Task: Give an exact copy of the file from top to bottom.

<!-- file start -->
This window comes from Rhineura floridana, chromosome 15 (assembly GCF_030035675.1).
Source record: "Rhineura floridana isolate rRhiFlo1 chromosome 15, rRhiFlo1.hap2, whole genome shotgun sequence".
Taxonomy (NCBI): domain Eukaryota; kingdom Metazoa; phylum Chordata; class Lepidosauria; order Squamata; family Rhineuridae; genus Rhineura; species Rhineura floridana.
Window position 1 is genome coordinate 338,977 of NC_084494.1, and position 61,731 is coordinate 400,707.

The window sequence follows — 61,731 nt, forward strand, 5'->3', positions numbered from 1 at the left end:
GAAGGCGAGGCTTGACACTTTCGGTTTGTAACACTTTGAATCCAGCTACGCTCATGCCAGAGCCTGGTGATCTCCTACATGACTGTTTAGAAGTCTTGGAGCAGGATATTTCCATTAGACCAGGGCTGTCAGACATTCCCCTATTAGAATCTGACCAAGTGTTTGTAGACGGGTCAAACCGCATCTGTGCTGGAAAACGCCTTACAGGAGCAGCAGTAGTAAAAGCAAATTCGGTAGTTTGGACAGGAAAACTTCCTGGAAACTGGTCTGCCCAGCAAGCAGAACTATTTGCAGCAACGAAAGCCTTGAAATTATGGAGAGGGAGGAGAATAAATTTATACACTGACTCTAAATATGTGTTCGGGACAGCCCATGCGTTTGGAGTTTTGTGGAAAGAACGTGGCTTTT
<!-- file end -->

This window comes from Rhineura floridana, chromosome 15 (assembly GCF_030035675.1).
Source record: "Rhineura floridana isolate rRhiFlo1 chromosome 15, rRhiFlo1.hap2, whole genome shotgun sequence".
Taxonomy (NCBI): domain Eukaryota; kingdom Metazoa; phylum Chordata; class Lepidosauria; order Squamata; family Rhineuridae; genus Rhineura; species Rhineura floridana.
Window position 1 is genome coordinate 338,977 of NC_084494.1, and position 61,731 is coordinate 400,707.

The window sequence follows — 61,731 nt, forward strand, 5'->3', positions numbered from 1 at the left end:
GAAGGCGAGGCTTGACACTTTCGGTTTGTAACACTTTGAATCCAGCTACGCTCATGCCAGAGCCTGGTGATCTCCTACATGACTGTTTAGAAGTCTTGGAGCAGGATATTTCCATTAGACCAGGGCTGTCAGACATTCCCCTATTAGAATCTGACCAAGTGTTTGTAGACGGGTCAAACCGCATCTGTGCTGGAAAACGCCTTACAGGAGCAGCAGTAGTAAAAGCAAATTCGGTAGTTTGGACAGGAAAACTTCCTGGAAACTGGTCTGCCCAGCAAGCAGAACTATTTGCAGCAACGAAAGCCTTGAAATTATGGAGAGGGAGGAGAATAAATTTATACACTGACTCTAAATATGTGTTCGGGACAGCCCATGCGTTTGGAGTTTTGTGGAAAGAACGTGGCTTTT